**Thermal transmittance**: let's find out what this important concept means. The study of**heat exchanges**assumes particular value for the purpose of defining the well-being conditions of an individual within an environment. The**heat exchanges**they consist of the quantity of energy exchanged by radiation, convection and, to a lesser extent, by conduction.

There**thermal transmission**, also called**heat transmittance** or**thermal transmittance**is crucial in quantifying the **energy requirements**necessary for a building for its air conditioning and therefore constitutes a factor of interest in the evaluation of**energy class of the building**.

Any intervention by*renovation*that goes to improve the conditions of**thermal transmittance**of the components of a building (insulation of the walls, change of fixtures, insulation ...) can benefit from the so-called**Ecobonus**. All renovation costs that improve the thermal performance and energy efficiency of a building are entitled to tax deductions ranging from 36 to 65%.

As is clear, the**thermal transmittance**assumes considerable importance in**green building**, where the choice of materials determines the thermal insulation and consequently the energy efficiency of the building.

### What is thermal transmittance

When a surface (which in the construction field can be a wall, a window or any type of frame) is subjected to a thermal gradient (such as the difference in temperature between the inside of the house and the outside), the heat tends to moving from the warmer environment to the cooler one. In this way, windows and walls with a high thermal transmittance (which allow the passage of heat) will cause warm houses in summer and cold houses in winter, making the action of air conditioners more tiring (in energy terms).

### Coefficient of thermal transmittance U

There**thermal transmittance**is expressed through the*coefficient U*which in practical terms indicates the**heat dispersion**of a certain surface. Warning! The coefficient of**thermal transmittance U**it is not a characteristic of the material as well as the lambda value indicating the**thermal conductivity** (another decisive value when it comes to **insulation and insulation**).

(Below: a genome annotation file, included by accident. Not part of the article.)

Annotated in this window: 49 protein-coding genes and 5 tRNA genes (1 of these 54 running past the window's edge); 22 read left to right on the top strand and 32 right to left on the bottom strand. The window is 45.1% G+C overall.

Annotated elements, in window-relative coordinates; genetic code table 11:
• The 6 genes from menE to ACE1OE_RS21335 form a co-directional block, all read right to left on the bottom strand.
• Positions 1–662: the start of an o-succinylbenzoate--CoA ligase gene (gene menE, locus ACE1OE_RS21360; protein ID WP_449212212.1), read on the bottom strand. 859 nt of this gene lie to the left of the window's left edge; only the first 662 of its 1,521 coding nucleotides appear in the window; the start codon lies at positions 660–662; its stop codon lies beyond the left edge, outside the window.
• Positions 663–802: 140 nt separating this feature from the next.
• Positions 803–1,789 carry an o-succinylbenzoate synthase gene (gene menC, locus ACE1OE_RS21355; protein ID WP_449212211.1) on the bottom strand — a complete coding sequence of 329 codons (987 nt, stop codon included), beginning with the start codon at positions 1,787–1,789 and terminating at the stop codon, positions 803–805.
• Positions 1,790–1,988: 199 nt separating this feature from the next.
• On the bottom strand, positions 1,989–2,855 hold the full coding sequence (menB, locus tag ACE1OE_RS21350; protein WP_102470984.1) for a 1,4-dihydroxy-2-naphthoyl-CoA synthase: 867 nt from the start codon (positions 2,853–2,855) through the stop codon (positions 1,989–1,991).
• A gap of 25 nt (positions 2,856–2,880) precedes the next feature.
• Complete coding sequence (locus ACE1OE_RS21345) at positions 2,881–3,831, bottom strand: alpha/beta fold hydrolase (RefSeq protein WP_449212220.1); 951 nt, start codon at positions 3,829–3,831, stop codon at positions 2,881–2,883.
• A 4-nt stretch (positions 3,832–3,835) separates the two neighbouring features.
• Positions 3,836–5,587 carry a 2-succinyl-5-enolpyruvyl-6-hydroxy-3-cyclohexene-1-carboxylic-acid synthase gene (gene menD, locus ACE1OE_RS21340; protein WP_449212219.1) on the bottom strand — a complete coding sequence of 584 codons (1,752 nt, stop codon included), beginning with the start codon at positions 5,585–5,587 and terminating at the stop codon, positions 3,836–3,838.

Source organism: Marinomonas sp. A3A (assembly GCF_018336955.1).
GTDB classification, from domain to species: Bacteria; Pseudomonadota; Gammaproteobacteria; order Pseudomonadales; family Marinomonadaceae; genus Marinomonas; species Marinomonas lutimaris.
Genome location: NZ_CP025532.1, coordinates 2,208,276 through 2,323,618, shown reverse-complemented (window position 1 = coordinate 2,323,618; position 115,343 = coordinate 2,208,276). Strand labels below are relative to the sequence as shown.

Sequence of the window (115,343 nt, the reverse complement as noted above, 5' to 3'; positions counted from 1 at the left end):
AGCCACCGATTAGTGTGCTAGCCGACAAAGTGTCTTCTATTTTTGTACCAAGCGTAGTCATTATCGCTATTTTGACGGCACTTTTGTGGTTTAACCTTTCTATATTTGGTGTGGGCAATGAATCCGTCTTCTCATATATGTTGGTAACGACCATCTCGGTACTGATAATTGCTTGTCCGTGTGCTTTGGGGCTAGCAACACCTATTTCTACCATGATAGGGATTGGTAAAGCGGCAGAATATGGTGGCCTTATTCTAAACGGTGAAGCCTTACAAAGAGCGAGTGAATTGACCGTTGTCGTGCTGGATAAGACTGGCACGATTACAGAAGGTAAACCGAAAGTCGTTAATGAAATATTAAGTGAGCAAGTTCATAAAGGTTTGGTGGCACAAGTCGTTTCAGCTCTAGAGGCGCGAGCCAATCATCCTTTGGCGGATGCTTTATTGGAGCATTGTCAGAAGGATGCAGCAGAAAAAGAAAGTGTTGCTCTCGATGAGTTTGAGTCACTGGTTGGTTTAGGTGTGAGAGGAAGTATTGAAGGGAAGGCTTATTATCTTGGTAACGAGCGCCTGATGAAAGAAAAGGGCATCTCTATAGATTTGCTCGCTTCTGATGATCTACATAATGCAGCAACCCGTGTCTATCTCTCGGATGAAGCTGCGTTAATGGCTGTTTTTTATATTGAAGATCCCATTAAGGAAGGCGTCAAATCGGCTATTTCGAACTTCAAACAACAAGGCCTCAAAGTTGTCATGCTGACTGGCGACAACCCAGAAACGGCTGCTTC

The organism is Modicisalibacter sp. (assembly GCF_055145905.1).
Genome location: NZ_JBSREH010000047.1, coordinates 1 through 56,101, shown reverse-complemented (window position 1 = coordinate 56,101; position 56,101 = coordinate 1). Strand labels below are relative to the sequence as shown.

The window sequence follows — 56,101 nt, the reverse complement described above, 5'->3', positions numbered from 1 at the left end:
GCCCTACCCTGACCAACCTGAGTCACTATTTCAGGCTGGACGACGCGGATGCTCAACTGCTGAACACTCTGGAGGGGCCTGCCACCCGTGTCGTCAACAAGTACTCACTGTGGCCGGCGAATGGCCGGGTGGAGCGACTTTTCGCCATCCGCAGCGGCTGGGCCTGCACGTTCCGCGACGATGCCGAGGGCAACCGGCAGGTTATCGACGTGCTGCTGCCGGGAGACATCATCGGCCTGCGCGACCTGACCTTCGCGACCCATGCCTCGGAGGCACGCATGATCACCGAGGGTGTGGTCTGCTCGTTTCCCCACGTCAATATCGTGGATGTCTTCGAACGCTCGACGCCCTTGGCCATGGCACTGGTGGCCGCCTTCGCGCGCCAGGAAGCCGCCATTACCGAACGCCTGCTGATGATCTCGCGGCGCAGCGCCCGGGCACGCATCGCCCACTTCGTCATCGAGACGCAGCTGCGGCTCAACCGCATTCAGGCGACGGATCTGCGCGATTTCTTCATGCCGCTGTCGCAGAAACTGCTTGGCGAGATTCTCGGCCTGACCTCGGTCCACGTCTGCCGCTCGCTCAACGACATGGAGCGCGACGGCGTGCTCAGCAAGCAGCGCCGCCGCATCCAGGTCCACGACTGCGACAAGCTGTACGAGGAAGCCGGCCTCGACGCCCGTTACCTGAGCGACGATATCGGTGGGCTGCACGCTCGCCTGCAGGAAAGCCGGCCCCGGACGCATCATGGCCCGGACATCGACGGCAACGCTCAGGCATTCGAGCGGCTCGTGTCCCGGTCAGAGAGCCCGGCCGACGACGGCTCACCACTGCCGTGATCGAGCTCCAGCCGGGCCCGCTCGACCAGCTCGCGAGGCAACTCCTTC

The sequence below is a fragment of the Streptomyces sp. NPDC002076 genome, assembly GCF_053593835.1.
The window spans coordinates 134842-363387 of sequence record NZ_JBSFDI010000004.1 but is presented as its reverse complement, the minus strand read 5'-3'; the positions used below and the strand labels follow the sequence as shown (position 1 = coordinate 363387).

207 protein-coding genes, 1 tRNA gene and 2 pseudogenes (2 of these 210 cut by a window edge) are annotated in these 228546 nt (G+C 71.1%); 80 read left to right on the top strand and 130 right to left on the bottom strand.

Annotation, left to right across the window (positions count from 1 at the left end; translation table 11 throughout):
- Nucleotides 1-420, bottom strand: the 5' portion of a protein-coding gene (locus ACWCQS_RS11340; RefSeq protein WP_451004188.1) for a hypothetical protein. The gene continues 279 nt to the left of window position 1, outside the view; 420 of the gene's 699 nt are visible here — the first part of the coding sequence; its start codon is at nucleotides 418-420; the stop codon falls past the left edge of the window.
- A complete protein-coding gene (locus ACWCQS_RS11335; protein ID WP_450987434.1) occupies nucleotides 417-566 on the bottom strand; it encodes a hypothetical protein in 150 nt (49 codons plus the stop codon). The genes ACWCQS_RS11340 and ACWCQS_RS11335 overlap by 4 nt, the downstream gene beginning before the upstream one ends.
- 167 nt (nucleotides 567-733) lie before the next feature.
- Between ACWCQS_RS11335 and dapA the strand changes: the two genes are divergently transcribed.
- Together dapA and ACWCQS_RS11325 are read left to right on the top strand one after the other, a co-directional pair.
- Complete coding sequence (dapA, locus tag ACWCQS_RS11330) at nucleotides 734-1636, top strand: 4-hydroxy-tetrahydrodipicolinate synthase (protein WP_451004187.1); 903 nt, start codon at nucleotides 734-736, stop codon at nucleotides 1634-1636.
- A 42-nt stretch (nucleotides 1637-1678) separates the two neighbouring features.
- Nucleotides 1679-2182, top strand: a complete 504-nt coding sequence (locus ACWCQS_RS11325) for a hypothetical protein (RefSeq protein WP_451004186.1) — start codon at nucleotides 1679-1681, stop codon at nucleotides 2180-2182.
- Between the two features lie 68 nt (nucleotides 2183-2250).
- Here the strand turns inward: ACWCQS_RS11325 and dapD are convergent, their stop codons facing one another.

A very low U coefficient indicates an excellent construction element because it is not very prone to heat dispersion. The unit of measurement of**thermal transmittance**it is expressed in terms of W / m2K, that is, per watt of energy that are dispersed across a square meter of surface for a temperature difference of one degree Kelvin.

If you have the **coefficient of** **thermal transmittance U**and you want to calculate the**energy dispersion** to which you go up in the course of a whole day, all you have to do is apply a simple mathematical formula. To give you a practical example:

one wall is characterized by**transmission U**= 0.18W / m2 K

0.18W x 1 m2 x 20 K x 24 h = 86Wh = 0.086 kilowatt hours of energy are dispersed per square meter over the course of a day (24h); to know how much the total heat loss amounts to, just multiply this value by the square meters of the wall.

### Relationship between thermal transmittance and thermal conductivity

There is a great correlation between these two values, because on balance they provide us with information on the same topic. There**thermal transmittance**it is calculated from the lambda value (**thermal conductivity**).

The wall thickness (expressed in meters) is divided by the lambda value of the material. There**thermal transmittance**it is nothing other than the reciprocal of the result. To give you a practical example:

an insulating panel has a lambda value of 0.04W (mK) and is 8 cm thick. It continues:

0.08 m: 0.04 = 2 (m2 K) / W

The value "2" represents the resistance to heat transmission, the so-called*Heat resistance*.

1: 2 = 0.50W / (m2K)

So the**thermal transmittance U**of the insulating panel considered is equal to 0.50 W / m2K.

In practice, the**calculation of the thermal transmittance U**it's not so easy. In construction, the building blocks are different, different materials have**thermal conductivity**different as well as the thicknesses are different and the same thermal resistance can vary.

To learn more, you can read the article on*Certification of fixtures*which refers to the**thermal transmittance of the fixtures**and labeling.